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John Malone Steps Down from Charter Communications Amid Antitrust Probe

 |  April 21, 2024

John Malone, the chairman of Liberty Media Corporation, has announced his decision to step down from his director emeritus role at Charter Communications. According to the Wrap, this decision comes amidst growing uncertainty surrounding Clayton Act inquiries, which have led to other resignations within the industry.

Malone, in a statement provided to Cablemax, referenced the ongoing scrutiny surrounding the Clayton Act, a 1914 antitrust law that sets rules on interlocking board directorates, as a contributing factor to his resignation. He highlighted the resignations of Steven A. Miron and Steven O. Newhouse from Warner Bros. Discovery earlier this month, which were similarly prompted by concerns over antitrust investigations.

Expressing confidence in Charter’s leadership team and strategic direction, Malone emphasized his continued investment in the company through Liberty Broadband, which maintains three board seats at Charter. He had served as a director emeritus at Charter since 2018, following his retirement as the company’s full-time director.

Despite stepping down from his role at Charter, Malone retains his position as chairman of Liberty Media and maintains a seat on the board of Warner Bros. Discovery.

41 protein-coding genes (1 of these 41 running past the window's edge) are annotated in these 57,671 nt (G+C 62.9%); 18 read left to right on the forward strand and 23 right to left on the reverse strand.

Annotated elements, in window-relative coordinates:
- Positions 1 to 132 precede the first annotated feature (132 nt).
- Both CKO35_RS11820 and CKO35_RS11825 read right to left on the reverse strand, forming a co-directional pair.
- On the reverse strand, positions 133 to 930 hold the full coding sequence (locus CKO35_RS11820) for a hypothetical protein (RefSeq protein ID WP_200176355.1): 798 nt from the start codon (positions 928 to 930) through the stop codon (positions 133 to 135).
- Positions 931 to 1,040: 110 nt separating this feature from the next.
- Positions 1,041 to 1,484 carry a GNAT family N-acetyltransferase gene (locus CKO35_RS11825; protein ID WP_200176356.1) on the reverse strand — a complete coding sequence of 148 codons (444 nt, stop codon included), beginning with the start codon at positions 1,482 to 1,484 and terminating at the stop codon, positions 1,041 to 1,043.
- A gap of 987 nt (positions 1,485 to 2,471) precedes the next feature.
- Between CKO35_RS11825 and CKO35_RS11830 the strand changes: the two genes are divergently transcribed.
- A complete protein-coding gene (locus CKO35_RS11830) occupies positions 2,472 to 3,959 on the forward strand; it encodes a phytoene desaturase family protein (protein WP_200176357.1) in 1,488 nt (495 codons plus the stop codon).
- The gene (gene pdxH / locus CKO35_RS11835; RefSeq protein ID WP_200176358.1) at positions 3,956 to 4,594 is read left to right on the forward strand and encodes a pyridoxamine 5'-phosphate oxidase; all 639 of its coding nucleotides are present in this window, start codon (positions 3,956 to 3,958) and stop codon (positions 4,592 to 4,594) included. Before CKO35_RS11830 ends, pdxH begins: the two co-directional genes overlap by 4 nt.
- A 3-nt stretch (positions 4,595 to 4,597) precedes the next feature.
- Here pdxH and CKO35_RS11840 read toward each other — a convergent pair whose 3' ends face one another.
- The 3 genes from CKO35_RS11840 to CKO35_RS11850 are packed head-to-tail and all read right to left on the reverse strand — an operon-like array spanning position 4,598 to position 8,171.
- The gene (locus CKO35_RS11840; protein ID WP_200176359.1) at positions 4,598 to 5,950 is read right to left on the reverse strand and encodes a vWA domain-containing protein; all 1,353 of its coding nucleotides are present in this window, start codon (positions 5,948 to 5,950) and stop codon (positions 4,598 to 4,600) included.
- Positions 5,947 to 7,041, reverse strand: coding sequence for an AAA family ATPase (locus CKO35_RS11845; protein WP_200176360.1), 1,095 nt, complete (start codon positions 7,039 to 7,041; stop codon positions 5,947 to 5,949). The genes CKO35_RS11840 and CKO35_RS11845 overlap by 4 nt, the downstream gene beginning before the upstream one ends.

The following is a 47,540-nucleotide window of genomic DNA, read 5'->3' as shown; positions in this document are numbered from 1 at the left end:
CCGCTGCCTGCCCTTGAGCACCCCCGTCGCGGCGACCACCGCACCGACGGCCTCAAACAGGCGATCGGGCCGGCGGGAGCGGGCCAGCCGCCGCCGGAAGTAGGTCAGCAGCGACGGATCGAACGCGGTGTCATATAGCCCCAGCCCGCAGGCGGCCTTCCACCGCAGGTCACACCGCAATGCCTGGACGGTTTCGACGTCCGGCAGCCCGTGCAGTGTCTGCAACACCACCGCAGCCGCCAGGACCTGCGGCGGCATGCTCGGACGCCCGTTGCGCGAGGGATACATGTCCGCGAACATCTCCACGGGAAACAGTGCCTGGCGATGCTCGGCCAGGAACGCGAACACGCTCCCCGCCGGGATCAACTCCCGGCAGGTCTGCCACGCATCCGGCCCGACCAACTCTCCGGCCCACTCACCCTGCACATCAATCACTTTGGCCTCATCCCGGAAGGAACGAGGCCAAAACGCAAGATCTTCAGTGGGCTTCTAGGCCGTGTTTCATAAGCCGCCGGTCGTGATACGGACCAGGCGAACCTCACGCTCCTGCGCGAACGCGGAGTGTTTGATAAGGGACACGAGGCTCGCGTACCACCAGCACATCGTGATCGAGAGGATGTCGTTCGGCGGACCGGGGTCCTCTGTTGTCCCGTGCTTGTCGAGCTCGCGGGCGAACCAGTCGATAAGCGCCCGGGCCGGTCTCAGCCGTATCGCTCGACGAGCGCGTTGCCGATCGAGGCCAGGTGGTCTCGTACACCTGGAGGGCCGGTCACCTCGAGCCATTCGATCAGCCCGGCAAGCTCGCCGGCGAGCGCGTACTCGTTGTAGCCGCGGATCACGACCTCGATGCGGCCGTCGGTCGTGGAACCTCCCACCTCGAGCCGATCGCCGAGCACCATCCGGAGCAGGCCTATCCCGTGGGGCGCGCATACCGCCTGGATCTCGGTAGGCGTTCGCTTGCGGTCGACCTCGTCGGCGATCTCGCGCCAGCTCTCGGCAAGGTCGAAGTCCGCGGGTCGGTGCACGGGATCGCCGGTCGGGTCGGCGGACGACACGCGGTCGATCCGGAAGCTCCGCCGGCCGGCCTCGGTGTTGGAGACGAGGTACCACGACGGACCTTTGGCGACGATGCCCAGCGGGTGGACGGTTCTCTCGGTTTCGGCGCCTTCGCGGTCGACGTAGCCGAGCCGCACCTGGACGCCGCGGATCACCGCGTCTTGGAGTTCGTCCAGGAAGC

The departures of Miron and Newhouse from Warner Bros. Discovery occurred after the Department of Justice initiated an investigation into potential violations of the Clayton Act. The inquiry focuses on whether their simultaneous service on the boards of competing companies violated the century-old provision aimed at preventing conflicts of interest.

Commenting on these developments, Deputy Assistant Attorney General Michael Kades of the Justice Department’s Antitrust Division applauded the resignations as a positive outcome for consumers. He reiterated Congress’s concerns regarding shared directors among competitors, emphasizing the importance of vigorous enforcement of antitrust laws to ensure fair competition and protect consumer interests.

Source: The Wrap